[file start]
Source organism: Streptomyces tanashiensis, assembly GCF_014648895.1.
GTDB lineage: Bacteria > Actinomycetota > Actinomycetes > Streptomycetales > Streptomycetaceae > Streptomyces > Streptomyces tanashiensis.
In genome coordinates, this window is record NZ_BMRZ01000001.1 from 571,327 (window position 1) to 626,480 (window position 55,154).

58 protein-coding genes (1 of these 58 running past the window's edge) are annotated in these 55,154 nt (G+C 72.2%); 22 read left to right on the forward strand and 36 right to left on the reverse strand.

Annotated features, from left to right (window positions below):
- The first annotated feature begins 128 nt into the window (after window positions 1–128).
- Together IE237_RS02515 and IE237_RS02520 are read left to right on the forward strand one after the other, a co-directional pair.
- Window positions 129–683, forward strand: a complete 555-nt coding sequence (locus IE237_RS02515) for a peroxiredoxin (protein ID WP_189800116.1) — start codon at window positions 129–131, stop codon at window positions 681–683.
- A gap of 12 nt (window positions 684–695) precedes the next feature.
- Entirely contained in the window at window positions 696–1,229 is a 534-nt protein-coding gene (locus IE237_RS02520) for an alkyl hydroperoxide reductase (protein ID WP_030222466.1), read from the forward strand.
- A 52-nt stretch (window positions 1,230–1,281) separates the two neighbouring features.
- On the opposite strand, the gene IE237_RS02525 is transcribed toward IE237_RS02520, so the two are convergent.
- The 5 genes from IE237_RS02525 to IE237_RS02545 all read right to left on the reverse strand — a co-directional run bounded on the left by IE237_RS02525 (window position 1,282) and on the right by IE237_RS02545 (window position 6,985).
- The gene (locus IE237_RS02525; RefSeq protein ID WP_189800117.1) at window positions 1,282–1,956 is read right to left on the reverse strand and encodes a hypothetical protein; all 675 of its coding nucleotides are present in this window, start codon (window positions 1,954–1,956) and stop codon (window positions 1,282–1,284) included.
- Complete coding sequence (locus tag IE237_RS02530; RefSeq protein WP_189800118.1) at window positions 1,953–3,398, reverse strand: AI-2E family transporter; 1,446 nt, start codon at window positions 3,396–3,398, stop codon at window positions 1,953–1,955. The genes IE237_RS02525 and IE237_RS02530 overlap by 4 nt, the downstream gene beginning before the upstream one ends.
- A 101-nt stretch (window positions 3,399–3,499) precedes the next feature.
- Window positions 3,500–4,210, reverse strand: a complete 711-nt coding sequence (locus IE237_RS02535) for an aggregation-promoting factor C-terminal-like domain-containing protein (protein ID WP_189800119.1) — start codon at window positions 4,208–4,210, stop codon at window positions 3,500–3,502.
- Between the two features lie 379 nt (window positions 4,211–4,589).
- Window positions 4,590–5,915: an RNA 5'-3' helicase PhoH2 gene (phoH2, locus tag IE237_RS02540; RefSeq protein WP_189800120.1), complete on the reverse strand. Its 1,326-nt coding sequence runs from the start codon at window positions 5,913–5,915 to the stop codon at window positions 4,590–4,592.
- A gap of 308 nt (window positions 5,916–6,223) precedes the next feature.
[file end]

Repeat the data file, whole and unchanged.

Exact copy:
Source organism: Streptomyces tanashiensis, assembly GCF_014648895.1.
GTDB lineage: Bacteria > Actinomycetota > Actinomycetes > Streptomycetales > Streptomycetaceae > Streptomyces > Streptomyces tanashiensis.
In genome coordinates, this window is record NZ_BMRZ01000001.1 from 571,327 (window position 1) to 626,480 (window position 55,154).

58 protein-coding genes (1 of these 58 running past the window's edge) are annotated in these 55,154 nt (G+C 72.2%); 22 read left to right on the forward strand and 36 right to left on the reverse strand.

Annotated features, from left to right (window positions below):
- The first annotated feature begins 128 nt into the window (after window positions 1–128).
- Together IE237_RS02515 and IE237_RS02520 are read left to right on the forward strand one after the other, a co-directional pair.
- Window positions 129–683, forward strand: a complete 555-nt coding sequence (locus IE237_RS02515) for a peroxiredoxin (protein ID WP_189800116.1) — start codon at window positions 129–131, stop codon at window positions 681–683.
- A gap of 12 nt (window positions 684–695) precedes the next feature.
- Entirely contained in the window at window positions 696–1,229 is a 534-nt protein-coding gene (locus IE237_RS02520) for an alkyl hydroperoxide reductase (protein ID WP_030222466.1), read from the forward strand.
- A 52-nt stretch (window positions 1,230–1,281) separates the two neighbouring features.
- On the opposite strand, the gene IE237_RS02525 is transcribed toward IE237_RS02520, so the two are convergent.
- The 5 genes from IE237_RS02525 to IE237_RS02545 all read right to left on the reverse strand — a co-directional run bounded on the left by IE237_RS02525 (window position 1,282) and on the right by IE237_RS02545 (window position 6,985).
- The gene (locus IE237_RS02525; RefSeq protein ID WP_189800117.1) at window positions 1,282–1,956 is read right to left on the reverse strand and encodes a hypothetical protein; all 675 of its coding nucleotides are present in this window, start codon (window positions 1,954–1,956) and stop codon (window positions 1,282–1,284) included.
- Complete coding sequence (locus tag IE237_RS02530; RefSeq protein WP_189800118.1) at window positions 1,953–3,398, reverse strand: AI-2E family transporter; 1,446 nt, start codon at window positions 3,396–3,398, stop codon at window positions 1,953–1,955. The genes IE237_RS02525 and IE237_RS02530 overlap by 4 nt, the downstream gene beginning before the upstream one ends.
- A 101-nt stretch (window positions 3,399–3,499) precedes the next feature.
- Window positions 3,500–4,210, reverse strand: a complete 711-nt coding sequence (locus IE237_RS02535) for an aggregation-promoting factor C-terminal-like domain-containing protein (protein ID WP_189800119.1) — start codon at window positions 4,208–4,210, stop codon at window positions 3,500–3,502.
- Between the two features lie 379 nt (window positions 4,211–4,589).
- Window positions 4,590–5,915: an RNA 5'-3' helicase PhoH2 gene (phoH2, locus tag IE237_RS02540; RefSeq protein WP_189800120.1), complete on the reverse strand. Its 1,326-nt coding sequence runs from the start codon at window positions 5,913–5,915 to the stop codon at window positions 4,590–4,592.
- A gap of 308 nt (window positions 5,916–6,223) precedes the next feature.